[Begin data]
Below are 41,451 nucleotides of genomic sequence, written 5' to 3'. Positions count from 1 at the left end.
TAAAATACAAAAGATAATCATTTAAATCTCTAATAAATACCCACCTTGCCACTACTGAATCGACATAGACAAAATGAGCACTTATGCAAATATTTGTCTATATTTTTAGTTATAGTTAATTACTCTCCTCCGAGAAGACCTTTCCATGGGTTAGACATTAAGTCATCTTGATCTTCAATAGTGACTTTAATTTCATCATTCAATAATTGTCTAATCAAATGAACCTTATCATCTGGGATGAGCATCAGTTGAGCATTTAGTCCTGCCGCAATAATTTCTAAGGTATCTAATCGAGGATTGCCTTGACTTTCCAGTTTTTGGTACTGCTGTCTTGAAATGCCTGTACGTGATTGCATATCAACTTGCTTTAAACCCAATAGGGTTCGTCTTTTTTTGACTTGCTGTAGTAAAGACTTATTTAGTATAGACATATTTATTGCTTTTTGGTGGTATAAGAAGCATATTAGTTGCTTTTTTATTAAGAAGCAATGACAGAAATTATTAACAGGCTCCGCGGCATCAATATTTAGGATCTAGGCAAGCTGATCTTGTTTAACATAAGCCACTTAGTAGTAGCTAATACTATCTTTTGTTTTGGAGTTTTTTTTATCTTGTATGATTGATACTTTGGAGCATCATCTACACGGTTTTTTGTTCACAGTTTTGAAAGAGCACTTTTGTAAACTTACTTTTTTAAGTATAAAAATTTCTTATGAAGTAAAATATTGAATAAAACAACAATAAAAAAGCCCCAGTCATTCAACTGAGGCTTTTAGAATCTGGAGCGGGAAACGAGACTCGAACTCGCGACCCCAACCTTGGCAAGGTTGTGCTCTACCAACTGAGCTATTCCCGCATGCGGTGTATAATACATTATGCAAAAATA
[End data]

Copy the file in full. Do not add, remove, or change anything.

Below are 41,451 nucleotides of genomic sequence, written 5' to 3'. Positions count from 1 at the left end.
TAAAATACAAAAGATAATCATTTAAATCTCTAATAAATACCCACCTTGCCACTACTGAATCGACATAGACAAAATGAGCACTTATGCAAATATTTGTCTATATTTTTAGTTATAGTTAATTACTCTCCTCCGAGAAGACCTTTCCATGGGTTAGACATTAAGTCATCTTGATCTTCAATAGTGACTTTAATTTCATCATTCAATAATTGTCTAATCAAATGAACCTTATCATCTGGGATGAGCATCAGTTGAGCATTTAGTCCTGCCGCAATAATTTCTAAGGTATCTAATCGAGGATTGCCTTGACTTTCCAGTTTTTGGTACTGCTGTCTTGAAATGCCTGTACGTGATTGCATATCAACTTGCTTTAAACCCAATAGGGTTCGTCTTTTTTTGACTTGCTGTAGTAAAGACTTATTTAGTATAGACATATTTATTGCTTTTTGGTGGTATAAGAAGCATATTAGTTGCTTTTTTATTAAGAAGCAATGACAGAAATTATTAACAGGCTCCGCGGCATCAATATTTAGGATCTAGGCAAGCTGATCTTGTTTAACATAAGCCACTTAGTAGTAGCTAATACTATCTTTTGTTTTGGAGTTTTTTTTATCTTGTATGATTGATACTTTGGAGCATCATCTACACGGTTTTTTGTTCACAGTTTTGAAAGAGCACTTTTGTAAACTTACTTTTTTAAGTATAAAAATTTCTTATGAAGTAAAATATTGAATAAAACAACAATAAAAAAGCCCCAGTCATTCAACTGAGGCTTTTAGAATCTGGAGCGGGAAACGAGACTCGAACTCGCGACCCCAACCTTGGCAAGGTTGTGCTCTACCAACTGAGCTATTCCCGCATGCGGTGTATAATACATTATGCAAAAATA